Beating Oregon could help Chip Kelly finally take flight at UCLA

·5 min read
UCLA head coach Chip Kelly runs on the field before the team's NCAA college football game.
UCLA coach Chip Kelly runs on the field before a win over Washington on Saturday. Kelly faces his old team, Oregon, on Saturday. (Ted S. Warren / Associated Press)

Almost a decade after he left that giddy success behind, the narrative about what makes him brilliant remains unchanged. It’s all about past innovation, about all those points scored in a hurry, about what he once did with shiny helmets and speedy offense.

That could change Saturday at the Rose Bowl. This is Chip Kelly’s chance to blur his way to a new path against his old team.

Want to be known for more than what you did at Oregon? Beat Oregon.

Want to erase the rancid taste of those NFL failures? Beat Oregon.

Want to make fans stop pointing to that historically horrid start at UCLA? Beat Oregon.

It’s not an exaggeration to say the college football world will be watching. ESPN’s College GameDay will be on the UCLA campus for the first time in school history, having also appeared at the Rose Bowl before the Bruins played Oregon in 1998.

That was the day UCLA quarterback Cade McNown was so sick he vomited on the field while guiding his team to a fully therapeutic 41-38 victory in overtime.

This matchup could be equally intriguing. The Bruins (5-2 overall, 3-1 Pac-12) are 1½-point underdogs against the No. 10 Ducks (5-1, 2-1), who haven’t been flying particularly high since that September road victory over Ohio State.

The game will be televised nationally by ABC with an early-afternoon kickoff that has thrilled Kelly after three recent games with late starts ended shortly before midnight. Two of those games ended in defeat for UCLA.

“I'm just elated and more excited than anybody in the country because we get to play at 12:30,” Kelly said Saturday night after the Bruins withstood a Washington comeback for a 24-17 victory at Husky Stadium.

UCLA’s late starts this season have prompted a running joke between Kelly and reporters about what time games kick off in the Philippines, where defensive backs coach Brian Norwood’s son plays professional basketball. The Bruins’ kickoff against Oregon will come at 3:30 a.m. Manila time.

“They're not happy,” Kelly cracked, “I'll tell you that right now.”

UCLA coach gestures on the sideline during the Bruins' win Saturday.
UCLA coach gestures on the sideline during the Bruins' win Saturday. (Ted S. Warren / Associated Press)

Kelly went on say how the late starts had prevented the children of his assistant coaches from attending games. They also might have curtailed interest in the sport from other children who were asleep by halftime.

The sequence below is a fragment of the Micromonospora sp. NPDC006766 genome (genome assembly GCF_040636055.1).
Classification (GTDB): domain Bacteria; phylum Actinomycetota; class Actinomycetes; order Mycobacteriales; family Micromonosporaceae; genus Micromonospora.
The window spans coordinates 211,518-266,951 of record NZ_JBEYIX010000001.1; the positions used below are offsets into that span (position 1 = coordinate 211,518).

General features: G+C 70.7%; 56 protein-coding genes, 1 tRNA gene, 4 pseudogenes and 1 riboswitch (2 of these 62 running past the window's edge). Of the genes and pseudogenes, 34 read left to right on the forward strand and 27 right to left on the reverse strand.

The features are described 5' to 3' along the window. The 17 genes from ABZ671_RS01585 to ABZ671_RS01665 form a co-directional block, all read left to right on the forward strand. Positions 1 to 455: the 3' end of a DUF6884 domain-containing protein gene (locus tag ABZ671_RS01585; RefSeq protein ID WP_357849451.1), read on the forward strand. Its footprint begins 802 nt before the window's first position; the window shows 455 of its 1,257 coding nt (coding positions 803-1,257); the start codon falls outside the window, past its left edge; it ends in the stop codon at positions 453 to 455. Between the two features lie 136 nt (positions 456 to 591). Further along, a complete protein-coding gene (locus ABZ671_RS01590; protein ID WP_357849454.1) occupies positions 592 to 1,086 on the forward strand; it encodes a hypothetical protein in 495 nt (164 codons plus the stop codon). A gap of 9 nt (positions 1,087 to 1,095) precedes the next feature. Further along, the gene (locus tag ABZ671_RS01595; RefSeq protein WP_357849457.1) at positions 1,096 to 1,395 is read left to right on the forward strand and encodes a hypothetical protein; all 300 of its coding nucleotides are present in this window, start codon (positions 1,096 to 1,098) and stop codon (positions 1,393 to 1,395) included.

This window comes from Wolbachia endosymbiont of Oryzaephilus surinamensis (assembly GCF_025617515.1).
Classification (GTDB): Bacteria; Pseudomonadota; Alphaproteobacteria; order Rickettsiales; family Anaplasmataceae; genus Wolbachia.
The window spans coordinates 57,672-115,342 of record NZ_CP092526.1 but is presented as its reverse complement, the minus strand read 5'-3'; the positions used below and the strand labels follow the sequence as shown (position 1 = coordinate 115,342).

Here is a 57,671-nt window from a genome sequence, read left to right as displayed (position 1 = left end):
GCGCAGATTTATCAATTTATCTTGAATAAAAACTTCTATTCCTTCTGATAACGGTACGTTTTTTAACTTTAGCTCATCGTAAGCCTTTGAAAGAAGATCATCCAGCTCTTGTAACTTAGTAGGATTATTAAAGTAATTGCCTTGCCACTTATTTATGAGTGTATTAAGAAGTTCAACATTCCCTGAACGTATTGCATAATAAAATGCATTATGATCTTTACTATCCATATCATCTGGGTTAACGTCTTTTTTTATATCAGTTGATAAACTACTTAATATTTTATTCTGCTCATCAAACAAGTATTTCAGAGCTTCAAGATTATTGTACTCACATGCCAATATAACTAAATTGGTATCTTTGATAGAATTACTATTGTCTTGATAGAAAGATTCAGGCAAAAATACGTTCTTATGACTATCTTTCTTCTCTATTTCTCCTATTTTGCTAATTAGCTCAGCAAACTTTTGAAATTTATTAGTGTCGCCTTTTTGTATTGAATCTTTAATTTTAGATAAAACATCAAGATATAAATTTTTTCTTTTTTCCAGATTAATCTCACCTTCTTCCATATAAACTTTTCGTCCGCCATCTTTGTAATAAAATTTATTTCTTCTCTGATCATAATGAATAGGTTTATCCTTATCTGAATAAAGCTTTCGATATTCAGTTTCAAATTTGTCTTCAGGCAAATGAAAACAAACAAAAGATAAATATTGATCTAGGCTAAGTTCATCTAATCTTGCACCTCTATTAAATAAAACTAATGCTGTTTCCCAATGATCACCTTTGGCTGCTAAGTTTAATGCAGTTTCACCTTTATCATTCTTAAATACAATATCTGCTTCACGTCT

“We have a responsibility to the young kids of the world to show them what a great game this is,” Kelly said, “and that's our responsibility to put on a good show against a really good Oregon team.”

Kayvon Thibodeaux, the Ducks’ disruptive defensive end, could apply the kind of pressure quarterback Dorian Thompson-Robinson hasn’t felt this season. But Oregon running back CJ Verdell is out for the season because of a leg injury and the Ducks have been so bad on offense that they were repeatedly booed at home.

UCLA hasn’t felt any elation at the Rose Bowl since beating Louisiana State there in early September, sparking momentary hopes of an unbeaten season and an appearance in the College Football Playoff semifinals.

Those dreams ended with home losses to Fresno State and Arizona State that couldn’t be blamed on the 7:30 p.m. starts. UCLA’s defense faltered in both games and its offense disappeared after halftime against the Sun Devils.

More recently, the Bruins showed resilience in holding off Arizona and scoring the go-ahead touchdown midway through the fourth quarter against Washington. But questions about their struggling secondary remain, even after freshman cornerback Devin Kirkwood recovered to intercept an underthrown pass and preserve the victory over the Huskies.

It’s going to take a stronger across-the-board effort for UCLA to log its first victory over a top-10 team since beating No. 7 Texas in 2010. Kelly’s offense will need to keep churning out rushing yardage while Thompson-Robinson must replicate the nearly mistake-free performance he made against Washington.

The defense must stay away from those oversized cushions and the big pass plays that doomed them in the Bruins’ two losses.

For Kelly, the snuggly storylines involving the team he led to a 46-7 record are gone. Two trips to Oregon in his first three seasons at UCLA gave him a chance to reunite with old friends and receive a standing ovation from fans who once adored him. They also ended in two more defeats for a coach who is an underwhelming 15-23 at his latest coaching stop.

Saturday could be about creating something special at UCLA, a victory keeping the Bruins in the running for a Pac-12 title and a major bowl.

“It'll be like another game,” Kelly said. “It’s not my former team, I was there a long time ago, so I don’t know any of those coaches, I don’t know any of those players. So it’s not like I'm going back to coach against a bunch of guys that I coached.”

Like it or not, Kelly will be coaching against the memories of what he once was, trying again for the breakthrough that could make him famous for something else.

This story originally appeared in Los Angeles Times.

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